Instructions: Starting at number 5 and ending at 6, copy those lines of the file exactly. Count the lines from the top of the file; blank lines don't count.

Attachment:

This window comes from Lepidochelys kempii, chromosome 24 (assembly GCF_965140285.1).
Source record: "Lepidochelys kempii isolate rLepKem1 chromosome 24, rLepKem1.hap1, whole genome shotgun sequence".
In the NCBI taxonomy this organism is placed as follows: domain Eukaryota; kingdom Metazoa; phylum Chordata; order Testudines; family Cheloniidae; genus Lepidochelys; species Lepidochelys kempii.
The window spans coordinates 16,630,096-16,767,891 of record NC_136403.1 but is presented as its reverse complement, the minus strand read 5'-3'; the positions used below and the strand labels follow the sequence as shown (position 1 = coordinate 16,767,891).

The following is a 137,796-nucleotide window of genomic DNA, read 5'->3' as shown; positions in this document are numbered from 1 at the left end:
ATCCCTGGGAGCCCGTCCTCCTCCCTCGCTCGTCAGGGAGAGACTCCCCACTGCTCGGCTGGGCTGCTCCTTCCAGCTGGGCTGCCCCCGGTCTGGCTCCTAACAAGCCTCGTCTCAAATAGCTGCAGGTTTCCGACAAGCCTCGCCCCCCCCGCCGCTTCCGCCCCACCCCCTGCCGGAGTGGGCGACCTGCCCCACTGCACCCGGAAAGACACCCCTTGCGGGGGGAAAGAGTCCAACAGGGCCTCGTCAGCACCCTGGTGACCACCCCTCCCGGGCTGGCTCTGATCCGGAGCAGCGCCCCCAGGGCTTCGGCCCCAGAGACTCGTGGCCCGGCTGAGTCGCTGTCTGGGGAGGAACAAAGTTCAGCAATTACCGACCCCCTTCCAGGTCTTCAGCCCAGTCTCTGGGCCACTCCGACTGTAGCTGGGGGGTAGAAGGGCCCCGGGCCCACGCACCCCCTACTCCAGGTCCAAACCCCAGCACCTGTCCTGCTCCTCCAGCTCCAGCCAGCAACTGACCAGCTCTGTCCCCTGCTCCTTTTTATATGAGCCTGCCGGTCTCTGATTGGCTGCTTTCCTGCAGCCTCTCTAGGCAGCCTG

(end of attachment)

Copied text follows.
The following is a 137,796-nucleotide window of genomic DNA, read 5'->3' as shown; positions in this document are numbered from 1 at the left end:
ATCCCTGGGAGCCCGTCCTCCTCCCTCGCTCGTCAGGGAGAGACTCCCCACTGCTCGGCTGGGCTGCTCCTTCCAGCTGGGCTGCCCCCGGTCTGGCTCCTAACAAGCCTCGTCTCAAATAGCTGCAGGTTTCCGACAAGCCTCGCCCCCCCCGCCGCTTCCGCCCCACCCCCTGCCGGAGTGGGCGACCTGCCCCACTGCACCCGGAAAGACACCCCTTGCGGGGGGAAAGAGTCCAACAGGGCCTCGTCAGCACCCTGGTGACCACCCCTCCCGGGCTGGCTCTGATCCGGAGCAGCGCCCCCAGGGCTTCGGCCCCAGAGACTCGTGGCCCGGCTGAGTCGCTGTCTGGGGAGGAACAAAGTTCAGCAATTACCGACCCCCTTCCAGGTCTTCAGCCCAGTCTCTGGGCCACTCCGACTGTAGCTGGGGGGTAGAAGGGCCCCGGGCCCACGCACCCCCTACTCCAGGTCCAAACCCCAGCACCTGTCCTGCTCCTCCAGCTCCAGCCAGCAACTGACCAGCTCTGTCCCCTGCTCCTTTTTATATGAGCCTGCCGGTCTCTGATTGGCTGCTTTCCTGCAGCCTCTCTAGGCAGCCTG